Cohort profile and representativeness of participants in the Diet, Cancer and Health—Next Generations cohort study

Research output: Contribution to journal/Conference contribution in journal/Contribution to newspaperJournal articleResearchpeer-review

  • Kristina E.N. Petersen, Danish Cancer Society
  • ,
  • Jytte Halkjær, Danish Cancer Society
  • ,
  • Steffen Loft, University of Copenhagen
  • ,
  • Anne Tjønneland, Danish Cancer Society, University of Copenhagen
  • ,
  • Anja Olsen

The Diet, Cancer and Health—Next Generations (DCH-NG) study is a large population-based cohort study that was established as a resource for transgenerational research. The cohort is an extension of the Diet, Cancer and Health (DCH) cohort. The aim of this paper was to describe the study design and methods and to investigate the representativeness of participants by comparing participants with non-participants with emphasis on socioeconomic determinants. In 2015–2019, children (G1), their spouses (G1P) and grandchildren (G2) of DCH cohort members were invited to participate. Participants completed questionnaires, a physical examination and collection of biological material. Information on general and sociodemographic variables was obtained by linkage to administrative registries in Denmark. The cohort includes 39,554 adult participants with complete data collection. Participants are represented in different family structures including 2- and 3-generation relationships, offspring-parents trios and siblings. The odds ratio for participation was highest among G1, females, middle-aged and married individuals and individuals with the highest education, highest income, occupations requiring high-level skills and residency near a study centre. The different family structures allow a range of studies with cohort and transgenerational designs. The pattern of more likelihood of participation in higher socioeconomic groups was similar to the pattern of participation in the DCH cohort and the general patterns in population-based studies. Accordingly, the study population has some limitations as to being representative of the general population. Yet, the DCH-NG cohort will provide valuable insight on the association between risk factor-disease relationships and the role of heredity on these associations.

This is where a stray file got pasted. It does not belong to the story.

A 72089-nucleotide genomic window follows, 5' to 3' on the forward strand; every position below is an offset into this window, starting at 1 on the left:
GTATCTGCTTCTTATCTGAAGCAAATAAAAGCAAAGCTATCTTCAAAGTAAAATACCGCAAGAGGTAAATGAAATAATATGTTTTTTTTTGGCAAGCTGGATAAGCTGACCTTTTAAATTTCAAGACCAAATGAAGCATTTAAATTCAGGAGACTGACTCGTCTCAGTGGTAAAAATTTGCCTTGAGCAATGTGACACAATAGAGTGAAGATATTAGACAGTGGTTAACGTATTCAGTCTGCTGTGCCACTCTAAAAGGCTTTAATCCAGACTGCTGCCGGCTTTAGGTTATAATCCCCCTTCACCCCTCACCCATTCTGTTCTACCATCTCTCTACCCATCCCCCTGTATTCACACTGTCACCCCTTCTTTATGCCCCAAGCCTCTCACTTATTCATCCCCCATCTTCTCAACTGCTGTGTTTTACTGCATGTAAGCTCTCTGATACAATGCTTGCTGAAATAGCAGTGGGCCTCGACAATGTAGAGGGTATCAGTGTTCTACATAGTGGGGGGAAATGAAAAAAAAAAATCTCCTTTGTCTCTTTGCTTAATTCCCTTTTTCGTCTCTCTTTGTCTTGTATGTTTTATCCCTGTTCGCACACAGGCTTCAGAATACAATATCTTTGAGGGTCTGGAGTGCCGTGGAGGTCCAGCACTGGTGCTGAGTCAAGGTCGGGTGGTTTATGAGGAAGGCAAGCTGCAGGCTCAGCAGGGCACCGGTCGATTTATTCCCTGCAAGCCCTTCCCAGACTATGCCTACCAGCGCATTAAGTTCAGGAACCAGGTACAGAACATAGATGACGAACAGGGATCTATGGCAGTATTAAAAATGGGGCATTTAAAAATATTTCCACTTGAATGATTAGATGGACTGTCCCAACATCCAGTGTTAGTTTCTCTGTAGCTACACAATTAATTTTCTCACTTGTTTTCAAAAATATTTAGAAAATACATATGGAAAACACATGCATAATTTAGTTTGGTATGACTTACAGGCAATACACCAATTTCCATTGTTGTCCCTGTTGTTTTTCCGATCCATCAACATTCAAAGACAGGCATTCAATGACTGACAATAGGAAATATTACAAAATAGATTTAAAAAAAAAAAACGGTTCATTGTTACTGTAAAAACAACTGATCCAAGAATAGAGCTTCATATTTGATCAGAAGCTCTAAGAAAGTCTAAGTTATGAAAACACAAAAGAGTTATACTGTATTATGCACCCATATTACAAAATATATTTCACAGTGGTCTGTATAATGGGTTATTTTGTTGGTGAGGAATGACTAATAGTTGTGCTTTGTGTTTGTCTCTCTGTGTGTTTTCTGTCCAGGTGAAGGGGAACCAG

Original languageEnglish
JournalEuropean Journal of Epidemiology
Volume37
Issue1
Pages (from-to)117-127
Number of pages11
ISSN0393-2990
DOIs
Publication statusPublished - Jan 2022

Bibliographical note

Publisher Copyright:
© 2022, Springer Nature B.V.

    Research areas

  • Cohort profile, Diet, Cancer and Health—Next Generations cohort, Family study, Lifestyle diseases, Representativeness, Transgenerational transmission

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